A wave of support from Hispanic voters gave President Donald Trump a narrow victory in Florida on Tuesday night, boosting his chances of re-election.
Trump, who won the state in 2016, outperformed his 2016 margins with Florida’s Hispanic voters, who made up 19 percent of all the state’s voters. A lot of the swing came in Miami-Dade, the county that contains Florida’s largest Cuban and Venezuelan communities, many of whom are strongly anti-left wing.
Trump and his allies have frequently painted opponent Joe Biden, a moderate Democrat, as either a socialist himself or in hock to the “radical left”. Some Miami voters told the Reuters news agency this struck home.
Trump also ate into Latinos’ support for Democrats in Texas, results showed. It was still unclear how this will affect the overall race for the presidency, which may not be called for days.
Nationally, Trump got a higher proportion of support from non-white voters, when compared with 2016, according to Edison Research exit polls, offsetting a decline in support among white people compared with his successful race against Hillary Clinton.
Support for Trump this year rose by three points among all Latinos, and 15 points among older ones; it jumped by 11 points among Black voters aged 30 to 44.
The jump among Latinos comes despite Trump’s harsh stance on immigration, and his administration’s treatment of asylum-seekers – a hallmark of his presidency.
“The Latino surge is real, and it is happening across the country,” tweeted White House spokeswoman Kayleigh McEnany on Tuesday night.
Engage with Latino voters
Biden can still win the election with victories in other states. If he loses, some of the blame can be laid on his failure to engage with Latino voters, said Jaime Regalado, a political science professor at California State University in Los Angeles.
“He just wasn’t there,” Regalado said. “He didn’t spend a lot of time courting Latinos until the final two weeks of the campaign. It could turn out to be a huge mistake.”
The Biden campaign had no comment on Tuesday night, but the campaign has in past weeks and months disputed criticism from some Democrats that it was not sufficiently focused on this demographic.
Unofficial results on Tuesday night showed Trump was winning about 47 percent of the Hispanic vote in Florida, increasing his vote share in the county over 2016 by about 12 percentage points.
That swing denied Biden the votes he needed from South Florida to balance Trump’s strength in the state’s mainly rural Panhandle and win Florida’s 29 Electoral College votes.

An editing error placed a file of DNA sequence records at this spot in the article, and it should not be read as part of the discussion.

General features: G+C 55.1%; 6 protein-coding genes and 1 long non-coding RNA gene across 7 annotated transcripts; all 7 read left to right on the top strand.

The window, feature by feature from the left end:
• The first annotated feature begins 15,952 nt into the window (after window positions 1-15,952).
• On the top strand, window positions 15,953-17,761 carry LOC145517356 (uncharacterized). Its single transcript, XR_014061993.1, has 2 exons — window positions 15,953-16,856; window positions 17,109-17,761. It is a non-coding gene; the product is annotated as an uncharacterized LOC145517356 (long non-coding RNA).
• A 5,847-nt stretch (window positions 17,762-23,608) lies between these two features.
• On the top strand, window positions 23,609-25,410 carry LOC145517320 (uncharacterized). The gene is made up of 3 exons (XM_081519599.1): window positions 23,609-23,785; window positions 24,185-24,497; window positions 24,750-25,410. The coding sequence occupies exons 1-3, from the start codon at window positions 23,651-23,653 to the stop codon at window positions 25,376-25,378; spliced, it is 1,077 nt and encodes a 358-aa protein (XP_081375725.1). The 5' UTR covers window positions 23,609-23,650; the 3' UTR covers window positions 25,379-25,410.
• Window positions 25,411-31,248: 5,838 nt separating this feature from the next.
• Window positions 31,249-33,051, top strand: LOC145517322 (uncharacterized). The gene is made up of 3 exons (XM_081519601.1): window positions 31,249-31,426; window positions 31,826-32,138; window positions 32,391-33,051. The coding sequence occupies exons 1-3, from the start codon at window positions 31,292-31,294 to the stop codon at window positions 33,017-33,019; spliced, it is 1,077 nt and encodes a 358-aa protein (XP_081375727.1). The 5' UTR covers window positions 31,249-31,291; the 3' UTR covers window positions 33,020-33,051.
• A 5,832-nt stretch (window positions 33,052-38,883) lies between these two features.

Texas’s Starr County, which is 99 percent Latino, had an even more dramatic shift – in 2016, fewer than 19 percent of the votes went to Trump; this year he won nearly half of the vote.
‘Opportunity not handouts’
While out celebrating Trump’s victory at Versailles, a popular hangout in Little Havana on Tuesday night, Jose Cuevas, the 62-year-old owner of a manufacturing company that makes cabinets, said he arrived in the United States in 1968 as Cubans escaped communism.
“We had everything taken away from us. We were adopted by the United States with open arms,” said Cuevas.
“We came here for opportunity, not handouts. I firmly believe it’s that welfare mentality that Democrats sell to create their base and that goes against Cubans completely.”
Biden, a three-decade senator who voted for free trade agreements and calls himself a capitalist, beat Bernie Sanders, a democratic socialist senator from Vermont, in the Democratic Party’s nominating contest with promises of more moderate policies.
Nonetheless, Trump’s efforts to cast Democrats as socialist may have been crucial in Florida, said Sergio Garcia-Rios, a professor of Government and Latino studies at Cornell University. “That mobilised a lot of Cuban Americans,” he said.
Republican Party of Florida Chairman Joe Gruters said Trump’s message had resonated with many voters in South Florida.
“People want safety and security in their communities. They want freedom and liberty. They don’t want to go backwards,” said Gruters. “They want to live in a capitalist society where anybody has the chance to move up and do well for themselves.”
The Trump campaign worked to erode Biden’s margins among voters of colour, specifically targeting certain groups. Florida Lieutenant Governor Jeanette Nunez, a Cuban American from Miami, co-chaired the national Latinos for Trump group.
Trump also appealed to evangelical Hispanic voters, holding an event at 7,000-capacity King Jesus International Ministry church in Miami in January, which is led by Pastor Guillermo Maldonado.
Democratic Latino activists complained Biden was ignoring Hispanic voters, and in the weeks leading up to the election opinion polls in key states suggested Biden was underperforming with Latinos.
The Biden campaign opted to focus on Puerto Ricans in Florida because the former community has grown since Hurricane Maria in 2017, one person briefed on the campaign strategy said.